In high school, Malcolm wrote a paper on amyotrophic lateral sclerosis (ALS), informed by her knowledge of a family member who had the disease. Now, as an acute care nurse practitioner, Malcolm works with ALS patients every day. She serves as a sub-investigator on ALS clinical research studies, works to plan individualized treatments, and approaches care with a “patient first” mentality.
On navigating difficult conversations: “The whole process [to test for ALS] can be really frustrating and confusing for the patient. A lot of what I do is to sit them down and figure out what they know and what they understood from their conversation with our physician colleagues. I try to put that together in a way that they can understand and feel comfortable with. When a patient, or someone in their family, says, ‘This makes more sense now,’ that’s really rewarding.”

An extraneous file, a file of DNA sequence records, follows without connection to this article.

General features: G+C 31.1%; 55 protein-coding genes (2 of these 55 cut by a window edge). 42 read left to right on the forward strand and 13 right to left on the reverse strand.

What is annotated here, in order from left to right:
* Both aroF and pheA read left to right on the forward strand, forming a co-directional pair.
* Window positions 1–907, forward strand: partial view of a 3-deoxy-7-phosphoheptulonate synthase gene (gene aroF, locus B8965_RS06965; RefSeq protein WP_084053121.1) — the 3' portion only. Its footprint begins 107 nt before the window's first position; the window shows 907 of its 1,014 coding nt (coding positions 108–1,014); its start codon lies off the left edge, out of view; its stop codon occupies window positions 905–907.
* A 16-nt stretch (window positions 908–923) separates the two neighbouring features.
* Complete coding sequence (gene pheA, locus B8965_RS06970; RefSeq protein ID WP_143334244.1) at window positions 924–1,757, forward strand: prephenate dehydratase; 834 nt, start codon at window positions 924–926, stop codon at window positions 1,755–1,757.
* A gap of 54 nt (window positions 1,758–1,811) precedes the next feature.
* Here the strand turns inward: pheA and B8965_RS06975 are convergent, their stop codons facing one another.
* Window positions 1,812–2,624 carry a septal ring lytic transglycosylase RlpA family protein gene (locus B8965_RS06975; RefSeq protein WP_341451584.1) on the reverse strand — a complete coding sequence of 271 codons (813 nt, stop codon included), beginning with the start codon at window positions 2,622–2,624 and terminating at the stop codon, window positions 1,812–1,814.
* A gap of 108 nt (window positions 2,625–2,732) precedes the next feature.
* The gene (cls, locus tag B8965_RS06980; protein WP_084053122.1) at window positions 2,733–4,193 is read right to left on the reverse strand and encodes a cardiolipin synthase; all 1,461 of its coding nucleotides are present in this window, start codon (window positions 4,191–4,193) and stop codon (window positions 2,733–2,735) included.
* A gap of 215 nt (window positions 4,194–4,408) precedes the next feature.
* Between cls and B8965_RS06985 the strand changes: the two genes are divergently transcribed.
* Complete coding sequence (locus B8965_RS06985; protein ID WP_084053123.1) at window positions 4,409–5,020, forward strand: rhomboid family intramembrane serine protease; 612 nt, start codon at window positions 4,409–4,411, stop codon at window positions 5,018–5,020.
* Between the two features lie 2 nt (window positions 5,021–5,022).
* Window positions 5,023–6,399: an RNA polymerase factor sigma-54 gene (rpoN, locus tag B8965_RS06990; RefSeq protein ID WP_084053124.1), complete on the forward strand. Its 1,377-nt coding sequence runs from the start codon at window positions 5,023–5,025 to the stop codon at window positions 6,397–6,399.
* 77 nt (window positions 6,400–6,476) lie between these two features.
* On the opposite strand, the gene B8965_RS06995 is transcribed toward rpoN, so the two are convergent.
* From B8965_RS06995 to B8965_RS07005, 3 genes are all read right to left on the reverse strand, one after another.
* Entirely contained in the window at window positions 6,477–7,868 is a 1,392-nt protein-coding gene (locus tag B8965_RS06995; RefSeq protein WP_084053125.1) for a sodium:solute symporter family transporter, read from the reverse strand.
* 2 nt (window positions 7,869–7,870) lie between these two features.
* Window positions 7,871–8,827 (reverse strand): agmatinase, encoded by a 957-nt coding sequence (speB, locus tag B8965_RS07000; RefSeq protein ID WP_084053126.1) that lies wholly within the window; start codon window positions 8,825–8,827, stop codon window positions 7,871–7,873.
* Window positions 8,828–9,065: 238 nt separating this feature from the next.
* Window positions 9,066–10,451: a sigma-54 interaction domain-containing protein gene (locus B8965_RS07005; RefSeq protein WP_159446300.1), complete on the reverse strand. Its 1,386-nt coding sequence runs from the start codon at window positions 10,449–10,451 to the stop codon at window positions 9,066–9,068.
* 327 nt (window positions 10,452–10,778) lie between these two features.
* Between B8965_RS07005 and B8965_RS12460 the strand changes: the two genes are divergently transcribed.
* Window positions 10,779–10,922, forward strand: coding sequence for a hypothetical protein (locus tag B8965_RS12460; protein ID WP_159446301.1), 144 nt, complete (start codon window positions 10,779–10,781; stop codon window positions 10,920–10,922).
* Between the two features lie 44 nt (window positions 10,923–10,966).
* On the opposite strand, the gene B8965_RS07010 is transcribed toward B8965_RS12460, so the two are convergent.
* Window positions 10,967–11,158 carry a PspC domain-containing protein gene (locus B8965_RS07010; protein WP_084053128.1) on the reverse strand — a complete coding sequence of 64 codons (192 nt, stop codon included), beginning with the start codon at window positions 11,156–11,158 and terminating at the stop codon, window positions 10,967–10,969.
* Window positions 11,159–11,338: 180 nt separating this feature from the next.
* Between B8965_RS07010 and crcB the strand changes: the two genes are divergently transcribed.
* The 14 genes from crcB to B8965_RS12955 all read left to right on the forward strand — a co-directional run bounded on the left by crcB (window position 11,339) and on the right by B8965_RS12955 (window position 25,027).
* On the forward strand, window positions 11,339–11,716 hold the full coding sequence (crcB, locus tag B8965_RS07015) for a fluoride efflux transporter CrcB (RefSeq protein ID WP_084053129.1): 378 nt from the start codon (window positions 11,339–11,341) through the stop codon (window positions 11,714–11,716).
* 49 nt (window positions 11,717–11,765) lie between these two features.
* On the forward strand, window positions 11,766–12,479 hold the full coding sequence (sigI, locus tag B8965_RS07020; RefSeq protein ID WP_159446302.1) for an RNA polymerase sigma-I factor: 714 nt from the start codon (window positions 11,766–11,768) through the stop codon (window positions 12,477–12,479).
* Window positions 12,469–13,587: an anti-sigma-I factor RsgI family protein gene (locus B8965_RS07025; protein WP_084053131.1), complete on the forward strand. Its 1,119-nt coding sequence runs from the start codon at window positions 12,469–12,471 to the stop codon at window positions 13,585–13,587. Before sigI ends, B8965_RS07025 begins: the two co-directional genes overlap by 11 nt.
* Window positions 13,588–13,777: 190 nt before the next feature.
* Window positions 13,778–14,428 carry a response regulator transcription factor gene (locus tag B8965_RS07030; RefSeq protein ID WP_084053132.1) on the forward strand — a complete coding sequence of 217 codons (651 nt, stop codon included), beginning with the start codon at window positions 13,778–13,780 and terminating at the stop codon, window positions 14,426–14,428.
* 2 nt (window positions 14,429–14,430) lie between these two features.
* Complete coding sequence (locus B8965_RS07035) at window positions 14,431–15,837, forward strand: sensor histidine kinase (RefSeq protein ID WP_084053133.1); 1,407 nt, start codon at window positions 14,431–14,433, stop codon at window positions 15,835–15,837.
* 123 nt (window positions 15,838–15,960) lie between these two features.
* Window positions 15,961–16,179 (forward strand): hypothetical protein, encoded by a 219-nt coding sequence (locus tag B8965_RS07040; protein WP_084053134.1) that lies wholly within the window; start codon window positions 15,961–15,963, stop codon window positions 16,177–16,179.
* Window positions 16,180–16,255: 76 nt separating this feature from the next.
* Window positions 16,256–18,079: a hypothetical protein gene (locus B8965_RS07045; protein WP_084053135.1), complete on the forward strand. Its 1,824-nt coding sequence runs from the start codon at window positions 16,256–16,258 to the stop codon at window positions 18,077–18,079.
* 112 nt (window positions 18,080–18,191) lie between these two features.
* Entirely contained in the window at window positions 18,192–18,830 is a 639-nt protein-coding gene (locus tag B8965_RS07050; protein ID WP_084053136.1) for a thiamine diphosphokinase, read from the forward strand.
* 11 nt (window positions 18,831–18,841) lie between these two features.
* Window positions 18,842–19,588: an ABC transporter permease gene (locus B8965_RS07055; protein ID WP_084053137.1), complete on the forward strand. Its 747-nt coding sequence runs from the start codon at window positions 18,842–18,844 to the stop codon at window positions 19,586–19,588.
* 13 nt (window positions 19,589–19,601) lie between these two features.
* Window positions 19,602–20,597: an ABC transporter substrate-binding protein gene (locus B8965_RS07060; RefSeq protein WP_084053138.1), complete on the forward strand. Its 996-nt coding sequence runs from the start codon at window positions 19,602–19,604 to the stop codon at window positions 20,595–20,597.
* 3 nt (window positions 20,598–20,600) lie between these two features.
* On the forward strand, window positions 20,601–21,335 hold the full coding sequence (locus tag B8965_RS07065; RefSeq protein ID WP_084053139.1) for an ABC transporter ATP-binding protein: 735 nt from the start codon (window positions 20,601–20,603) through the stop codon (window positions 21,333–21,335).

On her nursing philosophy: “For someone with ALS, the patient and their family are the experts on what they need. I’m the expert on figuring out how to help in a way that is safe, makes sense, and is something that we can do.”